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    ABSTRACT: Several studies have indicated that inflammation during pregnancy increases the risk for the development of neuropsychiatric disorders in the offspring. Morphological brain abnormalities combined with deviations in the inflammatory status of the brain can be observed in patients of both autism and schizophrenia. It was shown that acute infection can induce changes in maternal cytokine levels which in turn are suggested to affect fetal brain development and increase the risk on the development of neuropsychiatric disorders in the offspring. Animal models of maternal immune activation reproduce the etiology of neurodevelopmental disorders such as schizophrenia and autism. In this study the poly (I:C) model was used to mimic viral immune activation in pregnant mice in order to assess the activation status of fetal microglia in these developmental disorders. Because microglia are the resident immune cells of the brain they were expected to be activated due to the inflammatory stimulus. Microglial cell density and activation level in the fetal cortex and hippocampus were determined. Despite the presence of a systemic inflammation in the pregnant mice, there was no significant difference in fetal microglial cell density or immunohistochemically determined activation level between the control and inflammation group. These data indicate that activation of the fetal microglial cells is not likely to be responsible for the inflammation induced deficits in the offspring in this model.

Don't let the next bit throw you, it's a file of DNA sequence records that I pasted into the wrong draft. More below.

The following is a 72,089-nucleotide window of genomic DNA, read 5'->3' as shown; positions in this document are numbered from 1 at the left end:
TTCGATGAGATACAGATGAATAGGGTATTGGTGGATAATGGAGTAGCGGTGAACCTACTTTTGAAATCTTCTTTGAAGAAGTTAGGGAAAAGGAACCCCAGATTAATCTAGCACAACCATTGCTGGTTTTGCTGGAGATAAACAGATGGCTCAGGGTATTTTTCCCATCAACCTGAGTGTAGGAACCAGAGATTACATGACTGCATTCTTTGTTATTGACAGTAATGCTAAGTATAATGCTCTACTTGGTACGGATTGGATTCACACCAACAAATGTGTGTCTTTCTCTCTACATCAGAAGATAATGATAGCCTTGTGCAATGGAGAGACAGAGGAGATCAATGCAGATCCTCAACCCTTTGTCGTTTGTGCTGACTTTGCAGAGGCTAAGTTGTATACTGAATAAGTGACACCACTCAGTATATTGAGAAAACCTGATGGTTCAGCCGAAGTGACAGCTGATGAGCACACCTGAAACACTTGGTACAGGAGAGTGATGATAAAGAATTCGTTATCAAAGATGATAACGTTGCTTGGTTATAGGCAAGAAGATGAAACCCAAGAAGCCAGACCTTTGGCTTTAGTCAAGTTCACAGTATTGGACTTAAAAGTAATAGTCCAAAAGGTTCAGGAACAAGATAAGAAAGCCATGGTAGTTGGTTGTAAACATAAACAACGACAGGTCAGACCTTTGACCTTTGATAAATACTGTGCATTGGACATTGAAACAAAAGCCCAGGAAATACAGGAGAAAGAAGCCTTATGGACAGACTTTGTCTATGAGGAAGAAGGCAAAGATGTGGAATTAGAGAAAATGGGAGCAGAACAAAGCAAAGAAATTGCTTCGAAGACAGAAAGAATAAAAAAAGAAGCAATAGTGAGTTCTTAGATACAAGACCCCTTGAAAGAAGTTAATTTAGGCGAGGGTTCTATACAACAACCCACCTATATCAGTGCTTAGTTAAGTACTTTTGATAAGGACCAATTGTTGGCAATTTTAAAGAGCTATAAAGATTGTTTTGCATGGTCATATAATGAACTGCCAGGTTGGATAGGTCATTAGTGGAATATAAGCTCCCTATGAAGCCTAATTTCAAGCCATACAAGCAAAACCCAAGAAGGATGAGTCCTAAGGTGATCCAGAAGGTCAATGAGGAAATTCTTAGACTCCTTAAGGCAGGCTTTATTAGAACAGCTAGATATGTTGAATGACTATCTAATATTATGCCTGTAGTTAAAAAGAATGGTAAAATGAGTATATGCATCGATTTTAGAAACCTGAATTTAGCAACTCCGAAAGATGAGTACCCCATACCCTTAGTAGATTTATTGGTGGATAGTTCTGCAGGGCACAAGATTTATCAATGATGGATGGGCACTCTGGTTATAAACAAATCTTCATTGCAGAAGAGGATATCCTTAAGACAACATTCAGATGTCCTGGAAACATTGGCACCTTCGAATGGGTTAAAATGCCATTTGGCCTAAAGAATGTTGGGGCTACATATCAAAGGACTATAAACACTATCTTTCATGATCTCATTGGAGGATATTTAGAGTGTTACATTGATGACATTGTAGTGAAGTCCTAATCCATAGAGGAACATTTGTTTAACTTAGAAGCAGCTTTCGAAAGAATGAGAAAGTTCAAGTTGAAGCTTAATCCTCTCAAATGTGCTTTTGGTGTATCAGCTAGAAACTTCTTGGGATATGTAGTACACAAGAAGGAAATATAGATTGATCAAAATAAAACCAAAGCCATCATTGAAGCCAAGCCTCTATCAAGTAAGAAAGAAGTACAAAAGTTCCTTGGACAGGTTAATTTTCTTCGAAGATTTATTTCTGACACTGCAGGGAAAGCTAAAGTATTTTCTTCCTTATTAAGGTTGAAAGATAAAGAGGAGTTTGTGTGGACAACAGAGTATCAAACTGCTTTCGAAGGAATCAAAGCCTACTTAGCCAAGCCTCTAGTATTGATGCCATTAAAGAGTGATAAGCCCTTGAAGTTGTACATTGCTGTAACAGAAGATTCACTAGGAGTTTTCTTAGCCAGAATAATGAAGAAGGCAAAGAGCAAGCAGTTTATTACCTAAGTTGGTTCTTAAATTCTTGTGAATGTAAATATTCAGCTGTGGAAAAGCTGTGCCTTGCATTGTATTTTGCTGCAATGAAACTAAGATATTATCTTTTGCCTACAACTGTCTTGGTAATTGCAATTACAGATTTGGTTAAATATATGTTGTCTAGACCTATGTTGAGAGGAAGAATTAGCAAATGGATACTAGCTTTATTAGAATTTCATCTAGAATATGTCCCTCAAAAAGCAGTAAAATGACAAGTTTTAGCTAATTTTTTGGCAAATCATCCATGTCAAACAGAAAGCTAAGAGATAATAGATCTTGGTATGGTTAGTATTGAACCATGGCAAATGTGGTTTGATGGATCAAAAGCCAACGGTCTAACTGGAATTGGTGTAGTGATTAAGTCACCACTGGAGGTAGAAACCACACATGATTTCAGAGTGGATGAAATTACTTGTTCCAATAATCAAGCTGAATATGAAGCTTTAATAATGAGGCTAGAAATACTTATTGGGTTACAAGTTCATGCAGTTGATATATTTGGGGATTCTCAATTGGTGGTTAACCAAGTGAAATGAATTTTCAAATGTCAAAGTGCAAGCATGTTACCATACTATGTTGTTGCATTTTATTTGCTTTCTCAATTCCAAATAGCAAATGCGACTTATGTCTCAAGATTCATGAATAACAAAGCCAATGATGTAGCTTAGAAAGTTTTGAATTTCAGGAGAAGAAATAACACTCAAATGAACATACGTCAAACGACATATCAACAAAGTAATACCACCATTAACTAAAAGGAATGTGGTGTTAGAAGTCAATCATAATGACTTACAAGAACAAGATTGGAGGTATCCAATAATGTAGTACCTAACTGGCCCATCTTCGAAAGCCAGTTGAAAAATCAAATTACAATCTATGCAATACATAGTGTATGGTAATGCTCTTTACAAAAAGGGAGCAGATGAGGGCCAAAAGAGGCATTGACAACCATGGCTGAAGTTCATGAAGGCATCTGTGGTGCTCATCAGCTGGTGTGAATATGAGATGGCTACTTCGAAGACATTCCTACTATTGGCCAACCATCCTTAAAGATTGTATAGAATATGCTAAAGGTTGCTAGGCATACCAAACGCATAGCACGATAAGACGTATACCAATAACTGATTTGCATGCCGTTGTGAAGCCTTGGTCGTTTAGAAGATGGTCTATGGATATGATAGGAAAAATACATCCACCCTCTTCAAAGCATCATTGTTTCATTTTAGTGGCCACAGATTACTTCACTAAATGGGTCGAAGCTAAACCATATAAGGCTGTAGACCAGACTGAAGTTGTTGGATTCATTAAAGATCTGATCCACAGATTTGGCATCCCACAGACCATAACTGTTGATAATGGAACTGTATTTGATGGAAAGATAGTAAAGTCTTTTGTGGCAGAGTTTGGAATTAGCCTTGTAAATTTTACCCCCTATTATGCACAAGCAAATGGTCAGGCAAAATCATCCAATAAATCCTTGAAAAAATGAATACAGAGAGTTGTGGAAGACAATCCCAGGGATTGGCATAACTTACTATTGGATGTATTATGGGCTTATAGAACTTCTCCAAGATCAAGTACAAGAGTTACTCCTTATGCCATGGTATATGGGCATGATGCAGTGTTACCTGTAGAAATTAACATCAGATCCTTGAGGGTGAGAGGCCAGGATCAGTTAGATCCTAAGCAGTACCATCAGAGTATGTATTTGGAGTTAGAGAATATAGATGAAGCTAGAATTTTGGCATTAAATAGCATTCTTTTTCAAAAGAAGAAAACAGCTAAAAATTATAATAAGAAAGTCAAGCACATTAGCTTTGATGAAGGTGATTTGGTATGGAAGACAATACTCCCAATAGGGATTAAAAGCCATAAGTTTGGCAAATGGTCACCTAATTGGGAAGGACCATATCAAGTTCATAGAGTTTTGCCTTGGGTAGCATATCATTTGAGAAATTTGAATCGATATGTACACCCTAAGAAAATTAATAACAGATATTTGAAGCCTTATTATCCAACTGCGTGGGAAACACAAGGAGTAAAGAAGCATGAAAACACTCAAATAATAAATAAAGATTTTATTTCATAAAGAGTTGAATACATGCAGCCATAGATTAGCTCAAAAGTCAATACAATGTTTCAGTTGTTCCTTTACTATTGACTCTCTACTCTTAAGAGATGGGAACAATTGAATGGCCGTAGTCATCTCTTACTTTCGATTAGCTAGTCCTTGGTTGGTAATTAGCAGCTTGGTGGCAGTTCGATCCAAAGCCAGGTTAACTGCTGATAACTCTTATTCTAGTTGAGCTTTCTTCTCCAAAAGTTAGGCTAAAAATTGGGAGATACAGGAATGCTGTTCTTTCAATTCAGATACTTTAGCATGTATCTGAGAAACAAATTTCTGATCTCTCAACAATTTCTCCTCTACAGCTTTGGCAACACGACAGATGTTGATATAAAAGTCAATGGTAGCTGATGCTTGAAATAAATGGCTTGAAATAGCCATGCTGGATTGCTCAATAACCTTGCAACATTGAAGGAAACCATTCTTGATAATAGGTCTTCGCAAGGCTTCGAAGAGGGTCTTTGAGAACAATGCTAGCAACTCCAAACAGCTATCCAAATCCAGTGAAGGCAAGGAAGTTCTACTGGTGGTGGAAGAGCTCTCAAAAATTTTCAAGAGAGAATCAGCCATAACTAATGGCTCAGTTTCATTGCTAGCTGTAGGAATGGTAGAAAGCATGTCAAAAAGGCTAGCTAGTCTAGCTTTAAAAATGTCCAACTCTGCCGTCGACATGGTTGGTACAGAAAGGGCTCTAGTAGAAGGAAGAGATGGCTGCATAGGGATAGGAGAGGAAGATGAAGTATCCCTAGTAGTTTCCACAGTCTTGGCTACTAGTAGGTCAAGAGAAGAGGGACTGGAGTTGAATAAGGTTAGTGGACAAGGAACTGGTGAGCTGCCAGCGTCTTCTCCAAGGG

Frontiers in Cellular Neuroscience 08/2015; 9:301. DOI:10.3389/fncel.2015.00301 · 4.29 Impact Factor
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    • "Deficits in PPI of the acoustic startle response are a stable cross-species phenomenon that is used as a hallmark measure of schizotypal behavioral deficits in animal models of schizophrenia. Reductions in PPI have repeatedly been shown in the MIA model, across both mice and rats, across varying doses and gestational timing of the insult (Meyer et al., 2006b, 2008b; Nyffeler et al., 2006; Ozawa et al., 2006; Smith et al., 2007; Wolff and Bilkey, 2008; Shi et al., 2009). In mice, PPI deficits present with a post-pubertal onset (Ozawa et al., 2006; Vuillermot et al., 2010), and the deficit has been shown by our lab to be present in both juvenile (Wolff and Bilkey, 2010) and adult rats (Wolff and Bilkey, 2008); a finding that is consistent with data showing PPI deficits in both prodromal presentation (Quednow et al., 2008) and individuals at high-risk for schizophrenia (Cadenhead et al., 2000; Kumari et al., 2008). "